The FTC has said this applies, for example, to the Android as well. That could be problematic given the firestorm of late over the information that mobile phones are handing over to apps (Apple currently faces a small army of class action lawsuits over this because of info-leaky iPhone apps).

Katie Ratte, senior attorney for the FTC’s Division of Privacy & Identity Protection, says, though, that this part of the order was drafted with Buzz in mind — and that’s the kind of reuse of data that they’re trying to prevent. “Google is free to develop new products,” she said. “We just don’t want to see information collected under one set of rules shared in a new way. That’s when Part II would kick in, requiring consent from users.”

Public nature of +1 is made promient

Ratte says the opt-in requirement is a “big deal,” and something that the FTC is expecting other companies to regard as a best practice moving forward. On the same day that the consent decree was handed down, Google launched +1, its version of the Facebook “Like” button. Seemingly to ensure compliance with the order, Google made sure to emphasize in all places where +1 appears that +1-ing is a public display of your affection for a url — and will be visible to others in your network. Users must check a box acknowledging this before they can start using the product.

Fast Company thinks the real downside of the decree is that Google can no longer take the “launch cool product half-baked, and apologize later if something goes wrong” approach — a popular one at Google and for  the rest of the Valley, especially when it comes to social products (as many Facebook users know):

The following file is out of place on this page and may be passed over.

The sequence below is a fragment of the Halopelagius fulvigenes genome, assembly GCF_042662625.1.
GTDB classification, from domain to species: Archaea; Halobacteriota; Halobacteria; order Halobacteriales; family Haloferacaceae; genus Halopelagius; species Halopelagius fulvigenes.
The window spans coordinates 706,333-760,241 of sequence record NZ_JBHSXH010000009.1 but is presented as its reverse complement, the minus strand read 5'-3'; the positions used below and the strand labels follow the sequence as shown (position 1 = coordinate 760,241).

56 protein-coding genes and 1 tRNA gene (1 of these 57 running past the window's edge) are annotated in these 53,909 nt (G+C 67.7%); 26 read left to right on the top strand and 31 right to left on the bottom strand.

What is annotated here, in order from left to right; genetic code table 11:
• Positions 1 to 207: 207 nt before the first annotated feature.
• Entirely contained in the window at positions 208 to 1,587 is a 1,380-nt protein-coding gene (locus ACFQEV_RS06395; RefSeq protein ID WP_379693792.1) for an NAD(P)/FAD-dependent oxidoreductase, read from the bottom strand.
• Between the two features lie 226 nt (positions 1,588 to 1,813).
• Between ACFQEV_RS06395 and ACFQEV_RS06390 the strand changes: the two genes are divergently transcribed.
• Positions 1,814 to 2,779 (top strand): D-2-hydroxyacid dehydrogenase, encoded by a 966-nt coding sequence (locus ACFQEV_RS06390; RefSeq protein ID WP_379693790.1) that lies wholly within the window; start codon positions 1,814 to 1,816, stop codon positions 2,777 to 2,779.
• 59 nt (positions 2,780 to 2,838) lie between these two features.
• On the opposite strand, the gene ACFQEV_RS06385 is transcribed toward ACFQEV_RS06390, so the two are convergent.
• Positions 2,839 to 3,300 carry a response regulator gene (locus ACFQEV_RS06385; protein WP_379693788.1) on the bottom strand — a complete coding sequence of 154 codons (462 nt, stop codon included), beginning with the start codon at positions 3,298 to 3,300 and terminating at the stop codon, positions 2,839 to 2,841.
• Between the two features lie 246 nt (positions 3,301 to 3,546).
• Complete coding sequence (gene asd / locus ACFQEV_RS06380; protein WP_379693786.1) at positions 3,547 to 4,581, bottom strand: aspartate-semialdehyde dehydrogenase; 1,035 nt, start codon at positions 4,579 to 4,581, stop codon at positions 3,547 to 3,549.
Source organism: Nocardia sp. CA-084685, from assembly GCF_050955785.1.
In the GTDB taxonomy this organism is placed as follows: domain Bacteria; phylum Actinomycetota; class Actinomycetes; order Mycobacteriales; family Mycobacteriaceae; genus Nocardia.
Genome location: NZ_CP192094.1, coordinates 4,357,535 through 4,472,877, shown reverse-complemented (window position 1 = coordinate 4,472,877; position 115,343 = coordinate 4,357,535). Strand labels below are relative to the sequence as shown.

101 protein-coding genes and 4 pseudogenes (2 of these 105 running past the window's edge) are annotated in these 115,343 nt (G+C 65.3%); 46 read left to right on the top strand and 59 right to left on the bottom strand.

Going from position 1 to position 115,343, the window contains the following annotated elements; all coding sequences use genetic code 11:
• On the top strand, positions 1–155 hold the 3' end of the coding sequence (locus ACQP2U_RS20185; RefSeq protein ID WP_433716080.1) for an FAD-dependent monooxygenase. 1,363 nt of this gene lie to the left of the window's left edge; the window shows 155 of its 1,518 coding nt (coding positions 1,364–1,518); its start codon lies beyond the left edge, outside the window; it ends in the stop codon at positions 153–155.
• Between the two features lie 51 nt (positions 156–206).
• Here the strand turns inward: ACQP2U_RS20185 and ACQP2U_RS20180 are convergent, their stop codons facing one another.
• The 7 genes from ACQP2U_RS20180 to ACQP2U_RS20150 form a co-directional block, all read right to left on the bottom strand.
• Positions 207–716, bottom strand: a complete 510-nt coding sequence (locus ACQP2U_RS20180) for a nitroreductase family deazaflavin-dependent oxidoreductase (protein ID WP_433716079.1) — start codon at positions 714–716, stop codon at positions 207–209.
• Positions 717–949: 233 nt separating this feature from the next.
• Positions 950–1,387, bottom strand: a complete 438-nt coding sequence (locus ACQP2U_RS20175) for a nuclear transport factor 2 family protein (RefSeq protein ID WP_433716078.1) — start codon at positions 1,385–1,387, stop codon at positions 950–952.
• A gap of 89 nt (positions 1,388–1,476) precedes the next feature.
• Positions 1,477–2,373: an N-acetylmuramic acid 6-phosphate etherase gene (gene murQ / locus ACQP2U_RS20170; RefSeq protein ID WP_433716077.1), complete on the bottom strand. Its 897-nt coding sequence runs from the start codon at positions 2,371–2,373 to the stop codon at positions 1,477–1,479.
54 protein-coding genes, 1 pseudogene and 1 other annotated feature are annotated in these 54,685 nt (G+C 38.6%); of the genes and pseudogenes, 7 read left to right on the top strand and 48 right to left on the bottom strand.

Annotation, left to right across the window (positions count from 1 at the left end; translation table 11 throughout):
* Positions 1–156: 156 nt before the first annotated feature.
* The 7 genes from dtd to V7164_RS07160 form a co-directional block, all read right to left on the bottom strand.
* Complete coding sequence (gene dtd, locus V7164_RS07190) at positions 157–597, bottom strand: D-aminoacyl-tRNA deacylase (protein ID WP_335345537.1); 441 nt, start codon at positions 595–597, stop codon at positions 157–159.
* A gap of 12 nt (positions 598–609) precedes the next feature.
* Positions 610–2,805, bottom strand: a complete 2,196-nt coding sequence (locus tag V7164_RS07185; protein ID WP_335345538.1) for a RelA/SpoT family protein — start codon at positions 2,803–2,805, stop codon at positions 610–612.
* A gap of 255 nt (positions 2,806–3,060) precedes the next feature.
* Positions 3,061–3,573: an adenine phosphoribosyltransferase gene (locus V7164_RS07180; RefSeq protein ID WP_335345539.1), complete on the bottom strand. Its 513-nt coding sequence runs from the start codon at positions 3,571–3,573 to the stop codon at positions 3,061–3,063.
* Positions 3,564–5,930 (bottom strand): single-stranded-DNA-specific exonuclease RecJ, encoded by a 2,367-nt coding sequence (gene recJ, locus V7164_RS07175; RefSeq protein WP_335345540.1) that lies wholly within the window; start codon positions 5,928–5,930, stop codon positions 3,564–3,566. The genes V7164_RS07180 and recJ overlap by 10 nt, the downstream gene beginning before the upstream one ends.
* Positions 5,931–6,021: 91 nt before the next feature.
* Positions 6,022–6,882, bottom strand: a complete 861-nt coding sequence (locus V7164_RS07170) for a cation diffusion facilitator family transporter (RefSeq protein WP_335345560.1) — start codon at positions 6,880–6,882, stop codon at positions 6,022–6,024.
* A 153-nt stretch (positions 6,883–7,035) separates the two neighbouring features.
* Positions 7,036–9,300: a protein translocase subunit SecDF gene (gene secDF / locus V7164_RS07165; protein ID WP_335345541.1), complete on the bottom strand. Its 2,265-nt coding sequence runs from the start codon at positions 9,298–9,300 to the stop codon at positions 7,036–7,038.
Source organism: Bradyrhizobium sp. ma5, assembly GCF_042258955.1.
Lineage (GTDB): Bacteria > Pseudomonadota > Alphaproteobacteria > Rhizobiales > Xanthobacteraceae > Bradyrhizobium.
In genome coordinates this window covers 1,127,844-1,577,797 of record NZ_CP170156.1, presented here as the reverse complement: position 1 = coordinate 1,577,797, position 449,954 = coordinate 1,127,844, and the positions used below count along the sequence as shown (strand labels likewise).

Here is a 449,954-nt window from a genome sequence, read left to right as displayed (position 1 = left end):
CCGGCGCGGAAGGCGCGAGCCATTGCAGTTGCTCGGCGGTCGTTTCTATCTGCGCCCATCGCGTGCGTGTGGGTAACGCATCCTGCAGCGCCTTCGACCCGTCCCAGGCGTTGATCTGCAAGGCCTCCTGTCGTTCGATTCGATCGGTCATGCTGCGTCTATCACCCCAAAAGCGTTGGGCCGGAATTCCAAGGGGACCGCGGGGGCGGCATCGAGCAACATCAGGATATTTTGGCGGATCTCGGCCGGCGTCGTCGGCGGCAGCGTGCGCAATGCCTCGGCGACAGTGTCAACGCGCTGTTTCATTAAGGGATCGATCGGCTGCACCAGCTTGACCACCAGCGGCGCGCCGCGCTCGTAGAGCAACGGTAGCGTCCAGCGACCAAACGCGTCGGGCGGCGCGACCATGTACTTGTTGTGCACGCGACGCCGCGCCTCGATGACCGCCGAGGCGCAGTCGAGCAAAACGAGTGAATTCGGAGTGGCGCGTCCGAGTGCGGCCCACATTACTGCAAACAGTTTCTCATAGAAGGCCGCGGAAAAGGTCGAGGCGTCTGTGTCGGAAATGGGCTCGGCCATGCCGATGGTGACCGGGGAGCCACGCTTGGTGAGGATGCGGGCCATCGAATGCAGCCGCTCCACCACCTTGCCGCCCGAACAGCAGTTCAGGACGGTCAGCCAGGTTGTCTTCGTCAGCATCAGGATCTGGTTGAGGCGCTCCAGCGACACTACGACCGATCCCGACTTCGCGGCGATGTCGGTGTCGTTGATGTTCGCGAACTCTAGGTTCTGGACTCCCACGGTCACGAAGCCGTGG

Silicon Valley is renowned for its culture of innovation. There a common, renegade approach is to send products out into the world while they’re still half-baked, in the belief that it’s better to improve them based on real-world use, rather than trying to perfect them behind closed doors.

And the Valley accepts, of course, that this approach means that they’ll sometimes stumble, that some products might blow up in their faces. But it’s willing to live with that, believing that it’s ultimately better–and that they’ll innovate faster–if they ask forgiveness rather than permission. For the most part, the “Apology Approach to Innovation” works. Even when companies stumble, the consequences have generally been minimal–a few waves of invective from users and the tech press.

via What the Google Buzz-FTC Settlement Means for the “Apology Approach” to Innovation | Fast Company.

Google’s settlement with the FTC threatens that approach. If a half-baked product ends up violating people’s privacy in some way that Google did not foresee (as Buzz did, or as Beacon did when Facebook launched it) the company faces a fine of  $16,000 per violation, according to the order. With its millions of users, that could add up fast.

When it comes to social, Google wasn’t feelin’ it with this consent decree. It had nothing to say on the record about the settlement.